Liam Kirk tells us what happened when he took part in the RADAR trial to try and come off anti-psychotic medication.
Regular readers of Asylum may have wondered how Dr Joanna’s Moncrieff’s RADAR trial fared, that is, Research into Antipsychotic Discontinuation And Reduction. Well, for me dear reader, there was no fairy-tale ending. I wanted to show the public that it was possible to live a drug free life and create awareness of the harm of psychiatric drugs. Sadly, in my case, the same old problems keep on recurring, dealing with the same old issues again and again and again.
Dr Moncrieff is known for disliking the label ‘antipsychotic’ as it gives a misleading impression that these chemical compounds somehow specifically target psychosis in the brain, in the same way that antibiotics target the microorganisms responsible for bacterial infection. She represents hard truths that, maybe, psychiatry is not ready for.
In the consulting room at the start of the trial, I yearned to talk with my Responsible Clinician about ‘supersensitivity’ and the notion of brain plasticity. I wanted to ask, ‘Has years of antipsychotics consumption resulted in my brain rewiring? Do I now possess abnormal regulation of my dopamine system with my brain growing an unnatural proliferation of D₂ receptors?’ I really wanted to open up to my consultant, my future depended on it. But, catastrophically, I had entered territory that my consultant would not entertain, he is a conventional psychiatrist who does not believe in withdrawal syndrome. According to him, if an individual loses lucidity months after stopping an antipsychotic, or even a cocktail of psychiatric medications, the individual is unwell from an underlying psychiatric condition (not as a result of the drugs leaching from the body thereby holding in abeyance a withdrawal-induced psychosis that comes to the fore once the individual’s system is free from psychoactive substances).
As a willing subject for research, I was put into a group to have my drug regimen discontinued. I was under the impression that the drugs I was taking would be gradually reduced, slowly decreasing down to a microdose (that is, a specially prepared dose, smaller than the commercially available tablets), eventually tapering to zero, resulting in a drug-free patient. I thought all this would take around a year. Instead, my consultant psychiatrist made me go cold turkey with a sudden stopping of all drugs.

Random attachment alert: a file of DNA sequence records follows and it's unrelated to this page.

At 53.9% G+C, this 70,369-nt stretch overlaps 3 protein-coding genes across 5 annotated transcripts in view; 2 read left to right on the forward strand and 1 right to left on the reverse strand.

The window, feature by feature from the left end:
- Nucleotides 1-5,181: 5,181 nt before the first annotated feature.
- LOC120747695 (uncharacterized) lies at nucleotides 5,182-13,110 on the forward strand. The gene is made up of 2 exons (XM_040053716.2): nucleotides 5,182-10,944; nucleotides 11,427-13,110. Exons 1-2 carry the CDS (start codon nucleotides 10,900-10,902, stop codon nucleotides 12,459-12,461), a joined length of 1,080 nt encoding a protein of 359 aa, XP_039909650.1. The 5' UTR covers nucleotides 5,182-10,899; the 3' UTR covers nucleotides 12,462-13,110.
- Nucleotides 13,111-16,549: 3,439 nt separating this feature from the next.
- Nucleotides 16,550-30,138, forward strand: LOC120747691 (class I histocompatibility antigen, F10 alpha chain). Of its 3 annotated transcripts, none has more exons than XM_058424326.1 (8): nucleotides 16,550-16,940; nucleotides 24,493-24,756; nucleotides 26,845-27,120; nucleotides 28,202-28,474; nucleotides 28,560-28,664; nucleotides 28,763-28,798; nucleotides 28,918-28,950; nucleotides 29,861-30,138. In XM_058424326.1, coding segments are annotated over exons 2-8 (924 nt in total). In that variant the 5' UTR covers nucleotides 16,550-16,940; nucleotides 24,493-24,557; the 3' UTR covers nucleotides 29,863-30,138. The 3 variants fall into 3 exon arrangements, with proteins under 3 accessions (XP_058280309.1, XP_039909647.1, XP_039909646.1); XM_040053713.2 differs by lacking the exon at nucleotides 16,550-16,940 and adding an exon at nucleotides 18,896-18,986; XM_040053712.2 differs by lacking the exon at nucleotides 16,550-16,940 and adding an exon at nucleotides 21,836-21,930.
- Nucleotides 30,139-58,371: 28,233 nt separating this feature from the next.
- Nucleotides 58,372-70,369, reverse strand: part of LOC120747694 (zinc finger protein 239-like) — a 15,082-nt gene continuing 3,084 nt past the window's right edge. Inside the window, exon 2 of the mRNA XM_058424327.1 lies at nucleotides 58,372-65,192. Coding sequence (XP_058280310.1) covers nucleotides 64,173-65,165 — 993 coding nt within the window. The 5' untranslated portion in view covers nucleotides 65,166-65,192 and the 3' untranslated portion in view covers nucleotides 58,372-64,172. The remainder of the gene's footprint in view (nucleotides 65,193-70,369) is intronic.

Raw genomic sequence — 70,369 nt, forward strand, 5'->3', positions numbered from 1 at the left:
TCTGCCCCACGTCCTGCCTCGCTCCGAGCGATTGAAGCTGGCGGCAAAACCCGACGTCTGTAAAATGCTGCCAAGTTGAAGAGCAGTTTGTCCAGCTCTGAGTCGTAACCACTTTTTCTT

I had gambled on a meticulous process of medication reduction. Instead, my withdrawal syndrome denier consultant was not playing ball. An abdication of duty. I remained under the care of my Responsible Clinician, and Dr Moncrieff’s research relied on the goodwill of participating consultants. I contacted Dr Moncrieff expressing concerns over a lack of essential tapering. She was powerless. If my consultant wanted to exercise neglect by forcing me to go cold turkey, there was nothing anyone could do about it.
For four months I lived a life of fearful rumination. Then, as the last of the antipsychotic leached from my brain tissue, the chemicals in my brain went haywire and I suffered from psychosis rebound. I was quickly Sectioned and hospitalised, effectively losing my rights. An entirely predictable turn of events.
I spent four months in a locked ward then discharged under a Community Treatment Order (CTO). There was no way to escape this penalty. The impact on me was cataclysmic. At the formal hospital hearing of my CTO I was not offered any legal representation; no-one was available to offer a defence against the issuing of the Order; and there was no official in the room to whom I could plea for the protection of. It was unfair, an abuse of process, and I was the victim of a miscarriage of justice. We should all be alarmed at how vulnerable we are to professional cynicism and the whims of a psychiatrist. Viewing the wreckage, they probably feel vindicated in the efficacy of the drugs, but I would argue that my psychotic reaction gives Dr Moncrieff the evidence she needs on the effect of sudden withdrawal.